It can be difficult for any child when one or both of their parents is away but, for children who have had significant separations and loss in their life, even a short and well planned absence of a parent can be stressful. Some of the things that can help are:

Before you go

  • time when you introduce the idea carefully – if you do it too early they might get more stressed in the build up to the trip, and this could affect behaviour. But if you wait too long, it may come as too much of a surprise
  • talk about where you’ll be and how you’re travelling – this helps build up a picture of where you’ll be. Show them on the map or show a photo if it’s somewhere they’ve never been
  • talk about what you’ll be doing, who you’ll be with – again this helps give them a picture of what you’ll be doing when you’re not with them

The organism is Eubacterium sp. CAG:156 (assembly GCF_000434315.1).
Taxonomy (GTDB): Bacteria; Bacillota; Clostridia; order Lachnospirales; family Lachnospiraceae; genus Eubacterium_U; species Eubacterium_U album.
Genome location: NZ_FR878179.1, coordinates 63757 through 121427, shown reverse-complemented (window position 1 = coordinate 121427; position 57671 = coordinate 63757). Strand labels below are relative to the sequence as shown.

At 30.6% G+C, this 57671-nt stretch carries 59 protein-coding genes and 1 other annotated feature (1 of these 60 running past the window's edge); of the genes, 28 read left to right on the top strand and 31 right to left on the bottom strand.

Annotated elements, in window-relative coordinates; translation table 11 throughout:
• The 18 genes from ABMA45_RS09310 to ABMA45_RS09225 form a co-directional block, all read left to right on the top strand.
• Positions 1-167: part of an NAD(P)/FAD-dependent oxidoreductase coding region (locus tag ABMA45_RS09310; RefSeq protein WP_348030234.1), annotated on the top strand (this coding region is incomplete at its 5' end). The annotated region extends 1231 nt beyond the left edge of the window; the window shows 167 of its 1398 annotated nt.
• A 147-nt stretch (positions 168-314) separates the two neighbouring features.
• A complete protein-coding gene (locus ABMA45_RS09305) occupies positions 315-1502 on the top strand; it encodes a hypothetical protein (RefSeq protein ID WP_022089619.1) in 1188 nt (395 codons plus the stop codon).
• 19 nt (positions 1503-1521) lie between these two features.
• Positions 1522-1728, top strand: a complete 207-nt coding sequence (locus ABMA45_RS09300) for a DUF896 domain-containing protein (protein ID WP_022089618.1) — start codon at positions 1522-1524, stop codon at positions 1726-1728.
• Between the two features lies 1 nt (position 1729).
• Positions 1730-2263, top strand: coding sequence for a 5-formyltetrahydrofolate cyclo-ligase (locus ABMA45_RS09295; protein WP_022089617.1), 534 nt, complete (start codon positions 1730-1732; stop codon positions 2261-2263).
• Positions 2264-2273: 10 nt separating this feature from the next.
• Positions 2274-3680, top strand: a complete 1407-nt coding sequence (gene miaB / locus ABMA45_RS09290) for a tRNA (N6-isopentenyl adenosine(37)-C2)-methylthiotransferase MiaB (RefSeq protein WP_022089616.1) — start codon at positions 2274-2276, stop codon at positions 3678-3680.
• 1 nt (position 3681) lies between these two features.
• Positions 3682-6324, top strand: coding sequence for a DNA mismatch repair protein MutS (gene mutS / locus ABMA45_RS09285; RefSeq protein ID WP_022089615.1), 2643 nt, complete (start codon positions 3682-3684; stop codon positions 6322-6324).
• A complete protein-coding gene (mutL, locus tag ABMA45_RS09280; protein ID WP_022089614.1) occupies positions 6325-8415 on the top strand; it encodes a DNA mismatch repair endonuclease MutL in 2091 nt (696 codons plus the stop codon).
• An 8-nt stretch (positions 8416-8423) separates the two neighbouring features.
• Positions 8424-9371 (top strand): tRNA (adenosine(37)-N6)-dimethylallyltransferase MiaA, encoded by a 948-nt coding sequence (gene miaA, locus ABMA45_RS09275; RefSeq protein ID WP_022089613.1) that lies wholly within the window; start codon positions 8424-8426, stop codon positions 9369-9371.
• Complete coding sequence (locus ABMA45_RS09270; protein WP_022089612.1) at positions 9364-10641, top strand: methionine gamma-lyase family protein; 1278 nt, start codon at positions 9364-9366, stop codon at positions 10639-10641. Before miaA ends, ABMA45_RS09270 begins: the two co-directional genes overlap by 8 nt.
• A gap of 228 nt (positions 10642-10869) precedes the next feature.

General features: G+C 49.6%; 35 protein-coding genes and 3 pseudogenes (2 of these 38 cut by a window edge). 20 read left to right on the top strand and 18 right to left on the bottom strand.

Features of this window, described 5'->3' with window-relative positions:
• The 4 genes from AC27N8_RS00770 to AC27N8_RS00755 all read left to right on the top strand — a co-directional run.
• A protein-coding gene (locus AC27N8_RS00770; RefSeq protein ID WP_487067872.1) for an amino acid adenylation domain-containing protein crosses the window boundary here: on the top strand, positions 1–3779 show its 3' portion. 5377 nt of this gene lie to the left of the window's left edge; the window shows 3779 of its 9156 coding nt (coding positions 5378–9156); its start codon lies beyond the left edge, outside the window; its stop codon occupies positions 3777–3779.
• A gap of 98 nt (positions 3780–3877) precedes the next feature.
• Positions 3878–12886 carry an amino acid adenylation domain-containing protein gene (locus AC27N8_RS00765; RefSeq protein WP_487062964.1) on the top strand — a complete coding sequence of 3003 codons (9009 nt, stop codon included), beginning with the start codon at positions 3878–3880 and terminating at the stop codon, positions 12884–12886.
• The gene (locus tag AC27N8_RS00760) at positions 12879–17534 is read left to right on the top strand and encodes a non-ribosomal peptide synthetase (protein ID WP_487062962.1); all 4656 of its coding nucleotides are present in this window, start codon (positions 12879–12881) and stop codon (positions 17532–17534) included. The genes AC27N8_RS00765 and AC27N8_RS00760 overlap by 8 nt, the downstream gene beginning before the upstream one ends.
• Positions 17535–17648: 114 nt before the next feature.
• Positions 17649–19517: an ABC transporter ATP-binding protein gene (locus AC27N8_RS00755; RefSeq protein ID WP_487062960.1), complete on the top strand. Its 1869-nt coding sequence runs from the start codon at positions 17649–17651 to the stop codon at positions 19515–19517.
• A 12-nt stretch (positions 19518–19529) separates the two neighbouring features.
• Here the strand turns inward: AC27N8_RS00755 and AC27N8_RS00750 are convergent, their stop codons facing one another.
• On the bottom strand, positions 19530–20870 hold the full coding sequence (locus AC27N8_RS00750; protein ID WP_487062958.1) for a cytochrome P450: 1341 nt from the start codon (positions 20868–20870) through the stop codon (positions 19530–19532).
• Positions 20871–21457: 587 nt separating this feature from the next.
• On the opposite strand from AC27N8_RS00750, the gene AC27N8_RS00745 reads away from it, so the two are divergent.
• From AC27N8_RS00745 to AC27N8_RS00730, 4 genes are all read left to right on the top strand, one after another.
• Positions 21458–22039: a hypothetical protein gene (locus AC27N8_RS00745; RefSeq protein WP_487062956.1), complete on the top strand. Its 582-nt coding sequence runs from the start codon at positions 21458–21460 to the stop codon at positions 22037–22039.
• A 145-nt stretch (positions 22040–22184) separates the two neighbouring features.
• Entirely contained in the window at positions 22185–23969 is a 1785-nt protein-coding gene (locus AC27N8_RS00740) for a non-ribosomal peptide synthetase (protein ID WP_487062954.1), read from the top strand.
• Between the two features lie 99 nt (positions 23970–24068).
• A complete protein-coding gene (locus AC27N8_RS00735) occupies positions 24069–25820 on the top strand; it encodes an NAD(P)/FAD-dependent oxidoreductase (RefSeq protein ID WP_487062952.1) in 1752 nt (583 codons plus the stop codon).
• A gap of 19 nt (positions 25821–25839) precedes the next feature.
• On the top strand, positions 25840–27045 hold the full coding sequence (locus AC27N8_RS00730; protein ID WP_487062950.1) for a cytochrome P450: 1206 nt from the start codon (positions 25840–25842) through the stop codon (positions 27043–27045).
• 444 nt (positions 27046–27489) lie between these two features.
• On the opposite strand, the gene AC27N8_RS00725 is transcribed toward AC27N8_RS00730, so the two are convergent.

• talk about what you’ll do when you get back, plans for the week etc – this helps reassure any anxieties that you might not come back!

I sometimes leave post it notes or a note with my phone number on it – this gives something physical to hold to reinforce the message, they can take it to school etc and also gives a bit of security that they can phone you if they need to.

While you’re away

  • make sure you ‘check in’ when you can throughout the trip – chat on the phone, text or email
  • let them know when you’re likely to phone and try where possible to stick to the schedule.

When you get back

  • don’t be surprised it you’re given the cold shoulder, or if after the initial welcome home, a bit of rejection or button pushing sets in